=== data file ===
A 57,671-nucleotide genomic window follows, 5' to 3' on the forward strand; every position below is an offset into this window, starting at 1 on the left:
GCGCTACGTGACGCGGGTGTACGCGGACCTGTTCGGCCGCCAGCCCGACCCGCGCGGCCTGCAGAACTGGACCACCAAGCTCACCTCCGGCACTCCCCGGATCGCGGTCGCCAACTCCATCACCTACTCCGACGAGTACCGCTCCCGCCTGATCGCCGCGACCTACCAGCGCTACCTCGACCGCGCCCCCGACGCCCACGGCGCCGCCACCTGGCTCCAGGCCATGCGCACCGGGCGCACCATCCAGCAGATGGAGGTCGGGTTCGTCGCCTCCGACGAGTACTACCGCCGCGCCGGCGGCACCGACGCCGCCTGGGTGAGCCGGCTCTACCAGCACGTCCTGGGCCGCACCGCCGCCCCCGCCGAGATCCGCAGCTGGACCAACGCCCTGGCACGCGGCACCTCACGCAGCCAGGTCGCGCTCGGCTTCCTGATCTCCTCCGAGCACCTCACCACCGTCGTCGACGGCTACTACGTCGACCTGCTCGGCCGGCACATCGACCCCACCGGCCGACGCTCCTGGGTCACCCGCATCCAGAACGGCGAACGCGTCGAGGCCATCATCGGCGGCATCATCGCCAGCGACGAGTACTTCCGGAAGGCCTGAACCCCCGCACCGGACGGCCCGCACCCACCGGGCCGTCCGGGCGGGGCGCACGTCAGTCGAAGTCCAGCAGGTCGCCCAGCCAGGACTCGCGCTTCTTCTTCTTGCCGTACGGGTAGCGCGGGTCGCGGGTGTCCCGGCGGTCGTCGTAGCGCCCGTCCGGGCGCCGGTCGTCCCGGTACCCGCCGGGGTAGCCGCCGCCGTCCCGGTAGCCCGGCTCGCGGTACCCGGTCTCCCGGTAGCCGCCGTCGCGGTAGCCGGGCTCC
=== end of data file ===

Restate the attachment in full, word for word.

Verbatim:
A 57,671-nucleotide genomic window follows, 5' to 3' on the forward strand; every position below is an offset into this window, starting at 1 on the left:
GCGCTACGTGACGCGGGTGTACGCGGACCTGTTCGGCCGCCAGCCCGACCCGCGCGGCCTGCAGAACTGGACCACCAAGCTCACCTCCGGCACTCCCCGGATCGCGGTCGCCAACTCCATCACCTACTCCGACGAGTACCGCTCCCGCCTGATCGCCGCGACCTACCAGCGCTACCTCGACCGCGCCCCCGACGCCCACGGCGCCGCCACCTGGCTCCAGGCCATGCGCACCGGGCGCACCATCCAGCAGATGGAGGTCGGGTTCGTCGCCTCCGACGAGTACTACCGCCGCGCCGGCGGCACCGACGCCGCCTGGGTGAGCCGGCTCTACCAGCACGTCCTGGGCCGCACCGCCGCCCCCGCCGAGATCCGCAGCTGGACCAACGCCCTGGCACGCGGCACCTCACGCAGCCAGGTCGCGCTCGGCTTCCTGATCTCCTCCGAGCACCTCACCACCGTCGTCGACGGCTACTACGTCGACCTGCTCGGCCGGCACATCGACCCCACCGGCCGACGCTCCTGGGTCACCCGCATCCAGAACGGCGAACGCGTCGAGGCCATCATCGGCGGCATCATCGCCAGCGACGAGTACTTCCGGAAGGCCTGAACCCCCGCACCGGACGGCCCGCACCCACCGGGCCGTCCGGGCGGGGCGCACGTCAGTCGAAGTCCAGCAGGTCGCCCAGCCAGGACTCGCGCTTCTTCTTCTTGCCGTACGGGTAGCGCGGGTCGCGGGTGTCCCGGCGGTCGTCGTAGCGCCCGTCCGGGCGCCGGTCGTCCCGGTACCCGCCGGGGTAGCCGCCGCCGTCCCGGTAGCCCGGCTCGCGGTACCCGGTCTCCCGGTAGCCGCCGTCGCGGTAGCCGGGCTCC